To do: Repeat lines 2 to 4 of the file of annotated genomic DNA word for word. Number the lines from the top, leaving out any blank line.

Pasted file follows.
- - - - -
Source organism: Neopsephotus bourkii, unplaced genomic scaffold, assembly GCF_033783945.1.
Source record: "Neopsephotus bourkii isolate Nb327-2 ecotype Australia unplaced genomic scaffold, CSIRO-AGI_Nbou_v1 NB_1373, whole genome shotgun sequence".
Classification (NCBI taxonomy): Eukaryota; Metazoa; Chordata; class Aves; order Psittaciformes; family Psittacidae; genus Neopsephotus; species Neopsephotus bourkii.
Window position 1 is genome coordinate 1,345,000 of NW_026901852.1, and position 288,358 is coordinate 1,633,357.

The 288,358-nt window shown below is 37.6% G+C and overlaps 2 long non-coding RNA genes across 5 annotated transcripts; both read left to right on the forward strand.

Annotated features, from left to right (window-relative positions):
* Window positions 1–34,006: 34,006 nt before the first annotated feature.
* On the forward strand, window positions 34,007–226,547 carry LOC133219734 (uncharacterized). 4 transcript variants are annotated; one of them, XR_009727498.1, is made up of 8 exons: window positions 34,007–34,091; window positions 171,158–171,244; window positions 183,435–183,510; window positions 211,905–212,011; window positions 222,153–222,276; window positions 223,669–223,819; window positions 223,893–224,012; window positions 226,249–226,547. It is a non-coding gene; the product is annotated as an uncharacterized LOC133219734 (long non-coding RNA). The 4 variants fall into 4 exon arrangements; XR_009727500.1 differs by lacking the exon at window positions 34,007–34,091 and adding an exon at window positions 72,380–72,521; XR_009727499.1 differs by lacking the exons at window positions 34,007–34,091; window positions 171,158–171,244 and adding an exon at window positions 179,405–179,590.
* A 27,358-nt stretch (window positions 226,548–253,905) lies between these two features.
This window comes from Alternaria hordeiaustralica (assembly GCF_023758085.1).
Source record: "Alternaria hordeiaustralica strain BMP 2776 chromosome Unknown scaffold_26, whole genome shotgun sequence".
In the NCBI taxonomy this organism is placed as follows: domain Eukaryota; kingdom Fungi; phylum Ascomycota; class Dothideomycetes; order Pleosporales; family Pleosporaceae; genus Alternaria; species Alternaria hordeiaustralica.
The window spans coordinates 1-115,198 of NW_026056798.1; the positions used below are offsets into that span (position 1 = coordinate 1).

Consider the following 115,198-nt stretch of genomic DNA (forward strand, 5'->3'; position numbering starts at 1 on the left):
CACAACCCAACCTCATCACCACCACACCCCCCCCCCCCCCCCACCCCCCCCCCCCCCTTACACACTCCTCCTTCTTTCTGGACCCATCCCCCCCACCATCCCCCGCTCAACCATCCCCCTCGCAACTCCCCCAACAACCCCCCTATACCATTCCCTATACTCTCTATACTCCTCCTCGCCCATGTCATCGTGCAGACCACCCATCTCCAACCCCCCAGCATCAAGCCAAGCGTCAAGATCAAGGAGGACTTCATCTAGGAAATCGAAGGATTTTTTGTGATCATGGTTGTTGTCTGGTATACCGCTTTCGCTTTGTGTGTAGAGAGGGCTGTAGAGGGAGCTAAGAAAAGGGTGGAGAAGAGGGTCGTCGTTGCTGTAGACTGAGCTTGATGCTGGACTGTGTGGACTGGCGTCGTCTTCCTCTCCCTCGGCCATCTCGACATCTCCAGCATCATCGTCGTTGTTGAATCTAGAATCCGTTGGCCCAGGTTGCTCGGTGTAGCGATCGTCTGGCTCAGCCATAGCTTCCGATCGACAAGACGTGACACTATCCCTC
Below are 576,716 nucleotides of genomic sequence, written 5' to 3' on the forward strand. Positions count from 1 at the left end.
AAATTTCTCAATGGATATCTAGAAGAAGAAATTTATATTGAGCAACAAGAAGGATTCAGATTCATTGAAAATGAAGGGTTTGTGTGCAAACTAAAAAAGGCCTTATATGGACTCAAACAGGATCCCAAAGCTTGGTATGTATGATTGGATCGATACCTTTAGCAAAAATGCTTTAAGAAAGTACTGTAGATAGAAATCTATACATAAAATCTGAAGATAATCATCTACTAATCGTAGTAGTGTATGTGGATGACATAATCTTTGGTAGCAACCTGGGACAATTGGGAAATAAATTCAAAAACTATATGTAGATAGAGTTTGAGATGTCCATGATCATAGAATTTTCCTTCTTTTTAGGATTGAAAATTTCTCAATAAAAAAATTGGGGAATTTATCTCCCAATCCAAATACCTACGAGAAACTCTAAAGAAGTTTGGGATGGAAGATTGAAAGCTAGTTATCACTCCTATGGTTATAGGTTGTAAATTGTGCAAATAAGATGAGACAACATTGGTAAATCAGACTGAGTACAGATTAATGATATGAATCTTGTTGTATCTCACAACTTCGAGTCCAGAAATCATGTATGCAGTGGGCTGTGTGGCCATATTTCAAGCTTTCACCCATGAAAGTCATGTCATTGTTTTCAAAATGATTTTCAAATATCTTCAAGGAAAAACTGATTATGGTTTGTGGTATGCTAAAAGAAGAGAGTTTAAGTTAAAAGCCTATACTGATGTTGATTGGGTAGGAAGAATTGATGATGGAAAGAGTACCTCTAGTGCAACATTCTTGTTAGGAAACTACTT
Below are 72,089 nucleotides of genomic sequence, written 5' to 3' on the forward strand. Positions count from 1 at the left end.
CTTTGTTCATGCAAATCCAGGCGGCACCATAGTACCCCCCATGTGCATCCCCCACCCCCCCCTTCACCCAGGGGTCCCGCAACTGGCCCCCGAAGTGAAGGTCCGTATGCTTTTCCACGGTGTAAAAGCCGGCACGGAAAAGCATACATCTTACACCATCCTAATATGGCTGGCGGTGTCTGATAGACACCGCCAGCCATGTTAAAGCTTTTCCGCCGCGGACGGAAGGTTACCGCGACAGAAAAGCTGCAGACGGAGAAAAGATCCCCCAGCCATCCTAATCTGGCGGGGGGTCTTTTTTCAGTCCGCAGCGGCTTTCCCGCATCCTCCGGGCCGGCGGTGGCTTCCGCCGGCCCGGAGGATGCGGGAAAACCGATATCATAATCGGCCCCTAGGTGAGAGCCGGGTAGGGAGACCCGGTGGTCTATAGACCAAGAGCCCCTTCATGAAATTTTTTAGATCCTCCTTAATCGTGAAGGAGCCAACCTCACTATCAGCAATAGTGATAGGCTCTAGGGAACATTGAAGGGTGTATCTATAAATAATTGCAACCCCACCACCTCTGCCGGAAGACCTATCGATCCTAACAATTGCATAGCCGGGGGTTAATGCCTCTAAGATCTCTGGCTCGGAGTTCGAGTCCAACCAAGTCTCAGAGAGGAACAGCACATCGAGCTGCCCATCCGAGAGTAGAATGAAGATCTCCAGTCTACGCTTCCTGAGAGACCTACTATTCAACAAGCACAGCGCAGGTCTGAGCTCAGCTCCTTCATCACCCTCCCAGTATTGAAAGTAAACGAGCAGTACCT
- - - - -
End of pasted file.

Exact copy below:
Source record: "Neopsephotus bourkii isolate Nb327-2 ecotype Australia unplaced genomic scaffold, CSIRO-AGI_Nbou_v1 NB_1373, whole genome shotgun sequence".
Classification (NCBI taxonomy): Eukaryota; Metazoa; Chordata; class Aves; order Psittaciformes; family Psittacidae; genus Neopsephotus; species Neopsephotus bourkii.
Window position 1 is genome coordinate 1,345,000 of NW_026901852.1, and position 288,358 is coordinate 1,633,357.